A federal court in Indiana recently ruled that a management company is not a debt collector subject to the Federal Fair Debt Collection Practices Act (FDCPA or “the act”) if the owner is not delinquent when the management company is hired by the association. This court’s interpretation of the statute is persuasive, but not binding, in Washington courts because Indiana is in a different federal circuit.
In the 2015 case Gonon v. Community Management Services, Inc. an association hired a new management company. At the time, Gonon, the homeowner, was current on his association dues. In 2014, he failed to make several dues payments so the association sent him a notice that it had put a lien on his property. The notice was on the association’s letterhead but signed by the management company.
Gonon sued the management company arguing that it had violated the FDCPA by failing to make required disclosures about the debt. The act’s definition of debt collector excludes any person attempting to collect a debt that was not in default when the debt was obtained. The Seventh Circuit previously held that a management company obtains debts owed to the association at the time it becomes the association’s agent. Consequently, this court held that a management company is not a debt collector under the act if the owner was not already delinquent when the management company was hired by the association.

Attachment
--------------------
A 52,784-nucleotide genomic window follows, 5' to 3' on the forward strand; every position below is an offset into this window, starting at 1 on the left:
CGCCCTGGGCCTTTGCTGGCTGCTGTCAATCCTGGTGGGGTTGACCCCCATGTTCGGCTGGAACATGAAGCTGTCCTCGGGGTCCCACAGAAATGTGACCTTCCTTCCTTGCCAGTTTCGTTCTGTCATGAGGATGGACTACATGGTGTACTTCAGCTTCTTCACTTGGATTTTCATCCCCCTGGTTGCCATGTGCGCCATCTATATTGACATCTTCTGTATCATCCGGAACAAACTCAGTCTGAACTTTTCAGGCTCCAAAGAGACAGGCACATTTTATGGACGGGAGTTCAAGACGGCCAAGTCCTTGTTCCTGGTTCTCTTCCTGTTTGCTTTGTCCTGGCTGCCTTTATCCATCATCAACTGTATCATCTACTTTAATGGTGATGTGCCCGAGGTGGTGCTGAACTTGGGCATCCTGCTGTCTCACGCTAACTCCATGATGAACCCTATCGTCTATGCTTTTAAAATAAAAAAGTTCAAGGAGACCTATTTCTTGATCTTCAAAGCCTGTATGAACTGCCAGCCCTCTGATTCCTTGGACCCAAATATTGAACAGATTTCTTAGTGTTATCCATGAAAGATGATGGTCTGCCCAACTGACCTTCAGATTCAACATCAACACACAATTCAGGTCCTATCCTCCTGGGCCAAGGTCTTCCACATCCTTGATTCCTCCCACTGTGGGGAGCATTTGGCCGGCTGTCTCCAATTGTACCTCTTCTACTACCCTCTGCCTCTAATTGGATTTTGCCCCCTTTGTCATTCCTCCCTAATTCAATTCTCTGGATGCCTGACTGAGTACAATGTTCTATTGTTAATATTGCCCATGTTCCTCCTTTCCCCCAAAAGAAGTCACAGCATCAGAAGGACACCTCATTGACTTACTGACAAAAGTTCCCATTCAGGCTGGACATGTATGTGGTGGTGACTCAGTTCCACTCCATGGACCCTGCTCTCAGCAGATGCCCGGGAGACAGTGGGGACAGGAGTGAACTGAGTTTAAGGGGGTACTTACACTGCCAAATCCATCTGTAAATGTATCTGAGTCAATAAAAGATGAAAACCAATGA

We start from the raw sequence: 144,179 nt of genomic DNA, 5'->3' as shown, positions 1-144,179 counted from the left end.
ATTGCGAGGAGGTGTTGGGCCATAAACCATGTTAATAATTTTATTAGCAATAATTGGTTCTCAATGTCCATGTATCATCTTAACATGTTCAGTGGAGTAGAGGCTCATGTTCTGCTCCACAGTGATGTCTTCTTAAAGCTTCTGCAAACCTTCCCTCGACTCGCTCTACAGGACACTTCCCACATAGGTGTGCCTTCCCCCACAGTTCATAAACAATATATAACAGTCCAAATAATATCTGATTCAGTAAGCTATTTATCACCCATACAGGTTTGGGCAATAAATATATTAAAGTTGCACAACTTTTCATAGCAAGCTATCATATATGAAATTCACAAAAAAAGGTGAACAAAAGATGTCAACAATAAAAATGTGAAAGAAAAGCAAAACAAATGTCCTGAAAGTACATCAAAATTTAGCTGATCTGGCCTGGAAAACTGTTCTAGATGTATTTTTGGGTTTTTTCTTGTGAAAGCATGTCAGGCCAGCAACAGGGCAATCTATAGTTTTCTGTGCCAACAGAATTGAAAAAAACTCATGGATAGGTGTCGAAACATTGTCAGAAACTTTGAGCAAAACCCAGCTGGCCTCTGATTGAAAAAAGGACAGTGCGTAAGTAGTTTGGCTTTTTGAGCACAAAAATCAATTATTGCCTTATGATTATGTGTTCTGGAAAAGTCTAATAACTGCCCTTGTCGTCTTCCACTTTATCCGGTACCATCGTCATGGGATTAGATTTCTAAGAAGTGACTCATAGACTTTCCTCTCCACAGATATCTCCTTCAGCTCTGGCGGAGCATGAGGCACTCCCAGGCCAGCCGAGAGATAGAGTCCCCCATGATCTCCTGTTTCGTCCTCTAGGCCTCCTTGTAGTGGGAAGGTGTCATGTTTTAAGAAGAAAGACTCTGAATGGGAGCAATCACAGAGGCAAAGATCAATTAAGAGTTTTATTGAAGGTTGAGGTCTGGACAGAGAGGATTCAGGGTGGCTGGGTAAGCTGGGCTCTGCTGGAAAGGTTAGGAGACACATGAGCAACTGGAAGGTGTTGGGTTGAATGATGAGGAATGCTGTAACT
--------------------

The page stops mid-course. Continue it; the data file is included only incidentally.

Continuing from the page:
Other federal circuits have held the opposite, so until the United States Supreme Court resolves this conflict, or until the 9th Circuit (Washington’s federal circuit) chimes in with a binding opinion here, Washington management companies are left without guidance as to whether the FDCPA applies to them.